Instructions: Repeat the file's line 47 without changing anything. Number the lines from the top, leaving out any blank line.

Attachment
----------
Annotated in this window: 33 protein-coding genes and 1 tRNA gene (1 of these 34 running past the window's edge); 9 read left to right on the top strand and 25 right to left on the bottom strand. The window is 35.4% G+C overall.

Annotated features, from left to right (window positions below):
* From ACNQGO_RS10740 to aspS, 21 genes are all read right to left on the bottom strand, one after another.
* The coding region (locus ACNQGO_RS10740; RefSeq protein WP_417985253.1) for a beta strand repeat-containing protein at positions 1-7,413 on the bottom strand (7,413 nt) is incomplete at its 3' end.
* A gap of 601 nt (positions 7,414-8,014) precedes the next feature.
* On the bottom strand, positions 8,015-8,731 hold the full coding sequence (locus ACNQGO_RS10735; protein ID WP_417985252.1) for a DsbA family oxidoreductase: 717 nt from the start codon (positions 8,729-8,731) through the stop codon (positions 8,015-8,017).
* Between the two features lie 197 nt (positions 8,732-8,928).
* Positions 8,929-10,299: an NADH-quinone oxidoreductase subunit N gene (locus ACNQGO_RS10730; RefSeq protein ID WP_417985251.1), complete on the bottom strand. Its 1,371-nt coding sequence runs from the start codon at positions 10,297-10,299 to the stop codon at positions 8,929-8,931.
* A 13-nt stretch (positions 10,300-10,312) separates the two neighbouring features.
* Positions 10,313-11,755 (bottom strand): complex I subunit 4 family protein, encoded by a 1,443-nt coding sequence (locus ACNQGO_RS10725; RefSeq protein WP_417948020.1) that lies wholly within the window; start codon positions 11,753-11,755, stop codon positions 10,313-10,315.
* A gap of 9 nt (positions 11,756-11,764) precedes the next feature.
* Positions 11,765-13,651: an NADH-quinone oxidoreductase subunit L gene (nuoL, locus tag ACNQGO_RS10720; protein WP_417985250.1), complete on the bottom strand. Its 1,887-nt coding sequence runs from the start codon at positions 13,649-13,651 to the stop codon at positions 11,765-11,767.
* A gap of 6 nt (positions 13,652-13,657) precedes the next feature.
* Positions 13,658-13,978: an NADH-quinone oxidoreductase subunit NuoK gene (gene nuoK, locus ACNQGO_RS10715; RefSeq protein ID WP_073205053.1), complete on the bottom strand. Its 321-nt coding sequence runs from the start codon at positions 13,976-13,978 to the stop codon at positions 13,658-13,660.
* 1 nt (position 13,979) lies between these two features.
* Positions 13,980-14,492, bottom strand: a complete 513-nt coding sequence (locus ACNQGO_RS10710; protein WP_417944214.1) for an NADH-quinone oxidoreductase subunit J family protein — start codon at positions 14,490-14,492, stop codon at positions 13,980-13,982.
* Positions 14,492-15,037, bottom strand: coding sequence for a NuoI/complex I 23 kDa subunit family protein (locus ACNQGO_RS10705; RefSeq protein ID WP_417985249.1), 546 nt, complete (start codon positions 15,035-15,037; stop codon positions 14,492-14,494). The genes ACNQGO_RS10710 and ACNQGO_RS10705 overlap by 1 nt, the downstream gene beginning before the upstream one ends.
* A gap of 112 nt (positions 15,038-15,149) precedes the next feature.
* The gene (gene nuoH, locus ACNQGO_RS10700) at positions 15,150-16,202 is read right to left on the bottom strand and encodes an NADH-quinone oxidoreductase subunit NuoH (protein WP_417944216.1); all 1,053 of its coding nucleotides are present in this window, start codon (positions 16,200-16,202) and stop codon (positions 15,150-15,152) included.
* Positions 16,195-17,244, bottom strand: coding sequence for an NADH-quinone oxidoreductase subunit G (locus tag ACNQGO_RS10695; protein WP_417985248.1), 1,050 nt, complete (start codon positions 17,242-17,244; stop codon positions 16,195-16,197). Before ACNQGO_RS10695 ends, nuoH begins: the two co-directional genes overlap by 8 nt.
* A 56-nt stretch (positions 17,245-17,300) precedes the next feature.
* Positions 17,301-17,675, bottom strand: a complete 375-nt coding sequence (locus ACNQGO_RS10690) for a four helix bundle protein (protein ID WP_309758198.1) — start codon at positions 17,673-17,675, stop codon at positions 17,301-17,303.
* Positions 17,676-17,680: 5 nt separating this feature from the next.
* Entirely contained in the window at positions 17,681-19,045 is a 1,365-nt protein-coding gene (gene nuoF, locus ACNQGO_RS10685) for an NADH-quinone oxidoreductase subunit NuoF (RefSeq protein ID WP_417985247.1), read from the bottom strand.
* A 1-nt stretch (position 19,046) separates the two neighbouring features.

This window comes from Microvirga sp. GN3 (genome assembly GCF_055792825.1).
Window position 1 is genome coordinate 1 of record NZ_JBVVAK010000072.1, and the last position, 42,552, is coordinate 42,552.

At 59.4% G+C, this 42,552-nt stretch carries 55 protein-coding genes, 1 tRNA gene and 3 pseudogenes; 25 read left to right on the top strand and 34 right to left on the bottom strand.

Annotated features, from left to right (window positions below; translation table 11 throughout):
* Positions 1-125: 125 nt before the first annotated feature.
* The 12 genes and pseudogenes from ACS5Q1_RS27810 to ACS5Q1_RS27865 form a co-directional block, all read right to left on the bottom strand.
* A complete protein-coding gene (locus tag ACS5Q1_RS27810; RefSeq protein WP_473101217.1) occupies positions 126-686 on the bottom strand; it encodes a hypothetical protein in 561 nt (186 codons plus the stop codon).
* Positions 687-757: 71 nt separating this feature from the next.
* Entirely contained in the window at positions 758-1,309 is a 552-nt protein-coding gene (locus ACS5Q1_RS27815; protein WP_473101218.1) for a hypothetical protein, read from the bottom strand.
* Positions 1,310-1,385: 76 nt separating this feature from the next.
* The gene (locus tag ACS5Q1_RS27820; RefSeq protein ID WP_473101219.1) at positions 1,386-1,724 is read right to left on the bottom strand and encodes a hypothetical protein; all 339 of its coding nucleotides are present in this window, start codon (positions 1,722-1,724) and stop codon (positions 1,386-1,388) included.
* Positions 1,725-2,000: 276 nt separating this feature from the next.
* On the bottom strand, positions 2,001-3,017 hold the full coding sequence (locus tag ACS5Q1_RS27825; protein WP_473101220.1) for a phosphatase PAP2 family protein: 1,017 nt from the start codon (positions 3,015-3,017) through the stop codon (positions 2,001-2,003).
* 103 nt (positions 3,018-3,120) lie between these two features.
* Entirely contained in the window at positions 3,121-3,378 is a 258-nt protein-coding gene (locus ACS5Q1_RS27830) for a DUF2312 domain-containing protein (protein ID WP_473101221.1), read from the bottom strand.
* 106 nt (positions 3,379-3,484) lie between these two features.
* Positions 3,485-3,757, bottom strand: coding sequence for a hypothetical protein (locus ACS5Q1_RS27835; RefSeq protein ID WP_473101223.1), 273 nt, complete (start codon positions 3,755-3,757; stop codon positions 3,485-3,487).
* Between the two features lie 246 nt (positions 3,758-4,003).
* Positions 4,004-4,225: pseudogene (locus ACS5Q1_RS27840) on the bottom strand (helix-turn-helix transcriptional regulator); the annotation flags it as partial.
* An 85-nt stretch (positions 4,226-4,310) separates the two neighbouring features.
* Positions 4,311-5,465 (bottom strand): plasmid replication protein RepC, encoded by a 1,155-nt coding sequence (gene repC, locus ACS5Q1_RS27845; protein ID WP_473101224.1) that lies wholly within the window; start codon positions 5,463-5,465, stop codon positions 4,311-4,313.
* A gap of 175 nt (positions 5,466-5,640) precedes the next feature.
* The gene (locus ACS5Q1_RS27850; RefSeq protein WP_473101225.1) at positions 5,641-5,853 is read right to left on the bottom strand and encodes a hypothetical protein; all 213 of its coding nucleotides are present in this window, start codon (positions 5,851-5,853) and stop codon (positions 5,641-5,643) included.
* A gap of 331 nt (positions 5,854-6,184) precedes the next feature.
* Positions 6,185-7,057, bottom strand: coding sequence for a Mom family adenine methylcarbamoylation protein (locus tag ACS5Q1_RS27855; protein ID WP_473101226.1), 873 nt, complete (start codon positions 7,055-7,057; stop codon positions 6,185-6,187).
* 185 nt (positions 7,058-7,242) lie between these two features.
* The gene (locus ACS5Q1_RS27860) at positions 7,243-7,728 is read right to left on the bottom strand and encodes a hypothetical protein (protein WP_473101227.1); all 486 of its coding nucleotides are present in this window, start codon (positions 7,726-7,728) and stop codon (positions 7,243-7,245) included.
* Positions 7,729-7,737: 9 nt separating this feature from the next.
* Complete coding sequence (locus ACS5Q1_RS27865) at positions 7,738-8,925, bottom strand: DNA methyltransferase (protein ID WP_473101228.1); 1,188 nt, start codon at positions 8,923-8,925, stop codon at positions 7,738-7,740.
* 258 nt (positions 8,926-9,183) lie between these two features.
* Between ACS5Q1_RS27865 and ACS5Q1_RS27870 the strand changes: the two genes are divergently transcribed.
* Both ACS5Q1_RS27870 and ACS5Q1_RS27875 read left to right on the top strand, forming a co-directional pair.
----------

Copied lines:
* A gap of 175 nt (positions 5,466-5,640) precedes the next feature.